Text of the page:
The 18th and final round of the 2017 MotoGP World Championship takes place this weekend from the Circuit Ricardo Tormo in Valencia in Spain, and we have championship decider between Marc Márquez and Andrea Dovizioso in what has been one of the greatest seasons in MotoGP history.
Márquez (282 points) leads the world championship on his factory Honda by 21 points over factory Ducati rider Dovizioso (261 points) after 17 races filled with excitement and unpredictability!
Márquez has taken six wins, 11 podiums, three fastest laps, and seven pole positions in 2017. Márquez has also finished inside the top six in 14 of the 17 races in 2017, including finishing 16 times inside the top four, but has suffered three retirements. A crash in Argentina, a crash in France, and a rare, but dramatic engine failure for his Honda during the British Grand Prix.
Márquez has also had to come back from a 37-point deficit (although both times against Maverick Viñales, who is out of championship contention) to take a lead of the championship in eight of the last nine rounds of the season heading into the title decider in Valencia, where he is looking to win his fourth MotoGP World Championship.
Conversely, Dovizioso has only led the championship after two seperate rounds in 2017 in where he has finished 16 of the 17 races, only crashing out in Argentina, and finishing inside the top eight on 15 occasions on route to six wins, eight podiums, and two fastest laps.
Dovizioso is attempting to come back from a deficit of 30 points or greater for the third time this season, and needs to score 21 points than Márquez if he is to win his first MotoGP World Championship. If he were to win the championship, and not claim pole position in Valencia, he will become the first rider since Wayne Rainey in 1992 to win a premier class world championship after not securing a single pole position during a season.
Viñales is third in the 2017 MotoGP World Championship on 226 points on his factory Yamaha, but is out of championship contention, but has secured third spot in the championship since he can’t move ahead of Dovizioso in the championship, and Valentino Rossi, who is fourth in the championship on 197 points can’t move ahead of Viñales in the championship standings.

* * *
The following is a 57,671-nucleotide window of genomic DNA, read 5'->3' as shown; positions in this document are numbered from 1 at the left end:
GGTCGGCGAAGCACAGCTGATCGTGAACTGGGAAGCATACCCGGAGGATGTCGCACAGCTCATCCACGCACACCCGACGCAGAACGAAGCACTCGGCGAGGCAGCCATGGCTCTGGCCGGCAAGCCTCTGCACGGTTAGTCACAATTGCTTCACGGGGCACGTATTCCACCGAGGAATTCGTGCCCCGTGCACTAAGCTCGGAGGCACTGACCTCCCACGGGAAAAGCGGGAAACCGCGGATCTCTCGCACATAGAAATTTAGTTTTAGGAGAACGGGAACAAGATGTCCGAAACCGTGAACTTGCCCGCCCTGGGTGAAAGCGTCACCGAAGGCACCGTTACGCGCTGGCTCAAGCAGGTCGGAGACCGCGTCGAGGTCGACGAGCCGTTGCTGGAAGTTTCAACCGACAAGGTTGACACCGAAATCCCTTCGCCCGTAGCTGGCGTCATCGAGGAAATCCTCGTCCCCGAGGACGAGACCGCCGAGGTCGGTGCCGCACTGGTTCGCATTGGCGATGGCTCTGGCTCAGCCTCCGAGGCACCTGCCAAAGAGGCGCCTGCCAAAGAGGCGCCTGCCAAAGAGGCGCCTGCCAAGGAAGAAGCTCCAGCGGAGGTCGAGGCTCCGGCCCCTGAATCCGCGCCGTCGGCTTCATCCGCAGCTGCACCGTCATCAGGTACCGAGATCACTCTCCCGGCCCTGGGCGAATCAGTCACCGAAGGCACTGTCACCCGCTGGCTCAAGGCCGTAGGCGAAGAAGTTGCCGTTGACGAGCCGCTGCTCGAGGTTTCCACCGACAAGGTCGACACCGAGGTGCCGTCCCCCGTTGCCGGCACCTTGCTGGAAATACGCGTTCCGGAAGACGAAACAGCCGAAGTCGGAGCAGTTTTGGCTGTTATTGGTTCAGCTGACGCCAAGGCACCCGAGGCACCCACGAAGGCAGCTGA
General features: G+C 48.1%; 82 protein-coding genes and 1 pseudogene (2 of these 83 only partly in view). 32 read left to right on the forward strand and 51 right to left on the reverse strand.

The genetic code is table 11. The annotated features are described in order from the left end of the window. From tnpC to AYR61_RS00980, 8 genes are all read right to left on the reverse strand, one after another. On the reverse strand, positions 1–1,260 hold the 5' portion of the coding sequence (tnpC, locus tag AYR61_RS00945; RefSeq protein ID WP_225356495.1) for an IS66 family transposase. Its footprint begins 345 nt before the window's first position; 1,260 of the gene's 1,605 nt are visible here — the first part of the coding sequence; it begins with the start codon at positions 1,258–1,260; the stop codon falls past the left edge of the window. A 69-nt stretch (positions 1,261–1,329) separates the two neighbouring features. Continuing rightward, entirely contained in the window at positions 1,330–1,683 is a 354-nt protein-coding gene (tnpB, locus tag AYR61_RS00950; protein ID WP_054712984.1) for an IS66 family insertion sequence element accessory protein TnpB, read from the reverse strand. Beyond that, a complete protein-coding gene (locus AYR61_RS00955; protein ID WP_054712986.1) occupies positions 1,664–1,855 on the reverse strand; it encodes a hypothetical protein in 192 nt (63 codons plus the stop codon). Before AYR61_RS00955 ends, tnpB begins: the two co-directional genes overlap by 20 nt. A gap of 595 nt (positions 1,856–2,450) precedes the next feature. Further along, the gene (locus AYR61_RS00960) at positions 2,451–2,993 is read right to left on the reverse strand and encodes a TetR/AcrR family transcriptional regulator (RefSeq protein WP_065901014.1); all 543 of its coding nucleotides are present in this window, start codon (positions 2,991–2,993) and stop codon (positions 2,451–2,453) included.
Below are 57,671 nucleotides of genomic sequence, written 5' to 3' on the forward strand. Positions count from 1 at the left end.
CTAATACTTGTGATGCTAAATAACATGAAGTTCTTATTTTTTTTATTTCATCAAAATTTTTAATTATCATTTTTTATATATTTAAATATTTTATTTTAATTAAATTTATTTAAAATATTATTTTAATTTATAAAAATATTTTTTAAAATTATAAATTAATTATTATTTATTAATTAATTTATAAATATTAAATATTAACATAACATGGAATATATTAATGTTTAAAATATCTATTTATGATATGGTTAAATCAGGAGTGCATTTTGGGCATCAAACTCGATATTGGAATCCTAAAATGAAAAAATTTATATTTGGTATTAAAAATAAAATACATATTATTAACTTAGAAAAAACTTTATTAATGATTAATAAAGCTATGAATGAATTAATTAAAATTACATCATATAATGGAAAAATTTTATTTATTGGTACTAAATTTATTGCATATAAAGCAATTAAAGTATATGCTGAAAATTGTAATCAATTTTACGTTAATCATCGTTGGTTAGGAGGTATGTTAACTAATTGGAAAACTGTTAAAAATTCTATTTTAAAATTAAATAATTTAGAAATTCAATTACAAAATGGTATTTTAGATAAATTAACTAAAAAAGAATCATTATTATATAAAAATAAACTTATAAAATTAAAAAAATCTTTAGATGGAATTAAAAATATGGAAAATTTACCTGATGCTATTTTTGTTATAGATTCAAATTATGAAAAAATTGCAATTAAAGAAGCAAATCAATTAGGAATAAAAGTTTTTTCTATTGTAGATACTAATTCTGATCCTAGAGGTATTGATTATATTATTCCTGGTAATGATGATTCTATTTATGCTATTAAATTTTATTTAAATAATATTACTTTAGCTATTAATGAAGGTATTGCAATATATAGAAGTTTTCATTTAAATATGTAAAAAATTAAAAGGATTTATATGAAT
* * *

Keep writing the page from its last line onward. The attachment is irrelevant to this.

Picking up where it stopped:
So, for Márquez to secure his fourth premier class world championship at the Valencia Grand Prix, one of these scenarios must happen:
- If Dovizioso doesn’t win.
- If Dovizioso wins the race, Márquez must finish 11th or higher.
For Dovizioso to secure his first premier class world championship at the Valencia Grand Prix, this scenarios must happen:
- Dovizioso must win the race, and Márquez has to finish 12th or lower.
So, who is going to win the Valencia Grand Prix, and most importantly, who is going to win the 2017 MotoGP World Championship.
For starters, it must be pointed out that Andrea Dovizioso has never won in Valencia at any point during his grand prix motorcycle racing career, and has only finished on the podium in Valencia twice. Those were a second-place finish in 2004 on route to claiming the 125cc World Championship, and a third-place finish in 2011 in his last race for the Respsol Honda Team.
In addition to this, Dovizioso’s poor record, and Márquez’s great record on anti-clockwise circuits in 2017 should be noted, with Márquez outscoring Dovizioso by 100 points to 30 in the four races on anti-clockwise circuits in 2017.
There are also a number of other riders wanting to win the final race of 2017. Maverick Viñales wanting to win his first race since the French Grand Prix, Valentino Rossi wanting to claim his first victory since the Dutch TT, Dani Pedrosa wanting to claim his second win of the season to help his teammate Márquez secure the title, and Jorge Lorenzo wanting to claim his first victory for Ducati, and his first win since Valencia last year!
I think Lorenzo can break his duck and claim his first victory on-board the factory Ducati, given the recent speed and form that he has shown, with Márquez in second, Viñales in third, Dovizioso in fourth, Rossi in fifth, and Pedrosa in sixth in what will be for the most part a tight, and tense race.
Before I go, as you may have heard, the Valencia Grand Prix will be the final race in the commentary box for Nick Harris. I would like to wish Nick Harris all the best in his final race as a MotoGP commentator, and all the best in his retirement. You have been the voice of grand prix motorcycle racing, and one of the greatest sports broadcasters we have ever seen! We wish you all the best in your future endeavours!
MotoGP Practice on Friday at 9:55am, and 2:05pm local time (7:55pm, and 12:05am Saturday morning AEDT). MotoGP FP3 on Saturday at 9:55am local time (7:55pm AEDT), FP4 on Saturday at 1:30pm local time (11:30pm AEDT), Q1 and Q2 on Saturday at 2:10pm and 2:35pm local time (12:10am and 12:35am Sunday morning AEDT). MotoGP Warm Up on Sunday at 9:40am local time (7:40pm AEDT), and MotoGP race on Sunday at 2:00pm local time (12:00am Monday morning AEDT).